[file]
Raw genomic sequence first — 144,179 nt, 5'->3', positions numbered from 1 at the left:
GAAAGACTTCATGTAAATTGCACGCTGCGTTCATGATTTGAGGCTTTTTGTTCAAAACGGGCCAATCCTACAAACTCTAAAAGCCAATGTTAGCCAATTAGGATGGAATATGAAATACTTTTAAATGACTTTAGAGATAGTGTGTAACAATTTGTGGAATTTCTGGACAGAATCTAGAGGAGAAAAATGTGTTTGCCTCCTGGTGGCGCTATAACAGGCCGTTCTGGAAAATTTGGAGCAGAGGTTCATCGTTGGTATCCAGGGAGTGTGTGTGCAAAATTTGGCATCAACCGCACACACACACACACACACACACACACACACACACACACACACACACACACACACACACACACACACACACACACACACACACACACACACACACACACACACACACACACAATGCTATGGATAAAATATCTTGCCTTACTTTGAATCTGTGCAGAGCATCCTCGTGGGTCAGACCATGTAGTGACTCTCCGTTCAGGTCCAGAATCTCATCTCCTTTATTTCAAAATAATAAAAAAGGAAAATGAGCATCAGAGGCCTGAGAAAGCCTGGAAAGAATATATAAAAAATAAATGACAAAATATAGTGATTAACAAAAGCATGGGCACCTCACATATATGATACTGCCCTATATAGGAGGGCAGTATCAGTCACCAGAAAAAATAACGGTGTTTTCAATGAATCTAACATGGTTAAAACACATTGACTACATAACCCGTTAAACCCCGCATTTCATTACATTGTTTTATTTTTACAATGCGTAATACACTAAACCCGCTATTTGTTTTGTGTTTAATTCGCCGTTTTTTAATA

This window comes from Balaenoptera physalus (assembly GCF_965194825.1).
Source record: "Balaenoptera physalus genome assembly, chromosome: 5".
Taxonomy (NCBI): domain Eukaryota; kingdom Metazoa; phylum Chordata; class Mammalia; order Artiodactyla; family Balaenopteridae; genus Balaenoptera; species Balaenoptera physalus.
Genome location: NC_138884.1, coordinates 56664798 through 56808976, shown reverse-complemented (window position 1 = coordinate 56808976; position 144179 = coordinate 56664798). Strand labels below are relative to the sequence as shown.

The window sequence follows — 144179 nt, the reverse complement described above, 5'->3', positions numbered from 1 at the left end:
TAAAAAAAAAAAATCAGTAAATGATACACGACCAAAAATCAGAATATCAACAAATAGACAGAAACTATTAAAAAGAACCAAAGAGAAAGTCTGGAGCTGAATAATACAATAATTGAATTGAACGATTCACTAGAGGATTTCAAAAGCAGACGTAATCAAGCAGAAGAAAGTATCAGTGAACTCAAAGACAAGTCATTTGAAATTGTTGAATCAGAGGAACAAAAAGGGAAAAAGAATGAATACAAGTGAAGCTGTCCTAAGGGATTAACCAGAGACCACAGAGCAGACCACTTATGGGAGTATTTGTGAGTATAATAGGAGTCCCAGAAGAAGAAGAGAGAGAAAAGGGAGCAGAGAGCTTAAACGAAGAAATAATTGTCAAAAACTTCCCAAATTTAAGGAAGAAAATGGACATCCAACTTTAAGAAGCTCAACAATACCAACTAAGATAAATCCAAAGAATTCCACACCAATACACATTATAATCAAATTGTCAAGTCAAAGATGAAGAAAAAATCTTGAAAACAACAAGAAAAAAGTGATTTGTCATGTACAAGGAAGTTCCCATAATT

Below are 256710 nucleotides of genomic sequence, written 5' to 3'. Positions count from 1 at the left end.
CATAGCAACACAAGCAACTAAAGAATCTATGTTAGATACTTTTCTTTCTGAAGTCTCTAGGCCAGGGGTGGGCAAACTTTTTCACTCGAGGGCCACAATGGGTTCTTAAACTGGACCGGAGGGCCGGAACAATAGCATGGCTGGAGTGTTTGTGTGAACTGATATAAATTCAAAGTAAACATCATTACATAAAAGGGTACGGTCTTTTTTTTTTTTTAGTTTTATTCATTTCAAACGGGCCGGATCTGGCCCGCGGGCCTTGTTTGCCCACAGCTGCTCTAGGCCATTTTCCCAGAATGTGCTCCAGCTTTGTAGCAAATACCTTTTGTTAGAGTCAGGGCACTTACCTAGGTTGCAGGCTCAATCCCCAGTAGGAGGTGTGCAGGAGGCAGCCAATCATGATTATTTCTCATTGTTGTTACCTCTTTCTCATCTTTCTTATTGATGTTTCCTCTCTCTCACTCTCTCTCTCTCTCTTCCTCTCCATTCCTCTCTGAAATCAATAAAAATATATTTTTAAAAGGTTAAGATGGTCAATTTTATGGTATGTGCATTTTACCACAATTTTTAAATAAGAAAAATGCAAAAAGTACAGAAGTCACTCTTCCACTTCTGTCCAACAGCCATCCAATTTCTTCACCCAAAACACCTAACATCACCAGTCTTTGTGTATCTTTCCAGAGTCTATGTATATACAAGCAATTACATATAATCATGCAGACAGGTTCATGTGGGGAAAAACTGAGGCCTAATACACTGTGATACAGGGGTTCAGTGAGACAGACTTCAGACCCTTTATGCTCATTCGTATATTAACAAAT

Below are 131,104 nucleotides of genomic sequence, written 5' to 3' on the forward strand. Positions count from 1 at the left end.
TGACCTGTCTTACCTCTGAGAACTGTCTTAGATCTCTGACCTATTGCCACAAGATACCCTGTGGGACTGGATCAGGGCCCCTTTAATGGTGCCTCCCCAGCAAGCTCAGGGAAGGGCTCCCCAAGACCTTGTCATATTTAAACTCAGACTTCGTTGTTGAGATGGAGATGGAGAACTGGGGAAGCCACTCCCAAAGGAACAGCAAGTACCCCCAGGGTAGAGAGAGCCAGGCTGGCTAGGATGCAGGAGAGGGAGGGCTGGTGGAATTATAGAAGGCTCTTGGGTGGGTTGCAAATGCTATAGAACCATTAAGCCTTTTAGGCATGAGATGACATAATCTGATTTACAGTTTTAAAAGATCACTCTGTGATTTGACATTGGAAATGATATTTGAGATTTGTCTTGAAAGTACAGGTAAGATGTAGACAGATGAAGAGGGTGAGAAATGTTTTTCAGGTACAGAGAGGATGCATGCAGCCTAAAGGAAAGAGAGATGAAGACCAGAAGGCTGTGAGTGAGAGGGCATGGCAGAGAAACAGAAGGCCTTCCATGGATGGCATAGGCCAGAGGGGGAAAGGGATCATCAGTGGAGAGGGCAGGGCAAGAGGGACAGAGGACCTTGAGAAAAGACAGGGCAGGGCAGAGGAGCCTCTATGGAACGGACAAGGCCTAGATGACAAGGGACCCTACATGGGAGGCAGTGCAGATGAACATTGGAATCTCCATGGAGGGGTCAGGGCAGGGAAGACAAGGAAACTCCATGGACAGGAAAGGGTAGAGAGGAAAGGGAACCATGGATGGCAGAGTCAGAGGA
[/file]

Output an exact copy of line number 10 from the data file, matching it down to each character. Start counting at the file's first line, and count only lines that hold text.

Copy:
CATAGCAACACAAGCAACTAAAGAATCTATGTTAGATACTTTTCTTTCTGAAGTCTCTAGGCCAGGGGTGGGCAAACTTTTTCACTCGAGGGCCACAATGGGTTCTTAAACTGGACCGGAGGGCCGGAACAATAGCATGGCTGGAGTGTTTGTGTGAACTGATATAAATTCAAAGTAAACATCATTACATAAAAGGGTACGGTCTTTTTTTTTTTTTAGTTTTATTCATTTCAAACGGGCCGGATCTGGCCCGCGGGCCTTGTTTGCCCACAGCTGCTCTAGGCCATTTTCCCAGAATGTGCTCCAGCTTTGTAGCAAATACCTTTTGTTAGAGTCAGGGCACTTACCTAGGTTGCAGGCTCAATCCCCAGTAGGAGGTGTGCAGGAGGCAGCCAATCATGATTATTTCTCATTGTTGTTACCTCTTTCTCATCTTTCTTATTGATGTTTCCTCTCTCTCACTCTCTCTCTCTCTCTTCCTCTCCATTCCTCTCTGAAATCAATAAAAATATATTTTTAAAAGGTTAAGATGGTCAATTTTATGGTATGTGCATTTTACCACAATTTTTAAATAAGAAAAATGCAAAAAGTACAGAAGTCACTCTTCCACTTCTGTCCAACAGCCATCCAATTTCTTCACCCAAAACACCTAACATCACCAGTCTTTGTGTATCTTTCCAGAGTCTATGTATATACAAGCAATTACATATAATCATGCAGACAGGTTCATGTGGGGAAAAACTGAGGCCTAATACACTGTGATACAGGGGTTCAGTGAGACAGACTTCAGACCCTTTATGCTCATTCGTATATTAACAAAT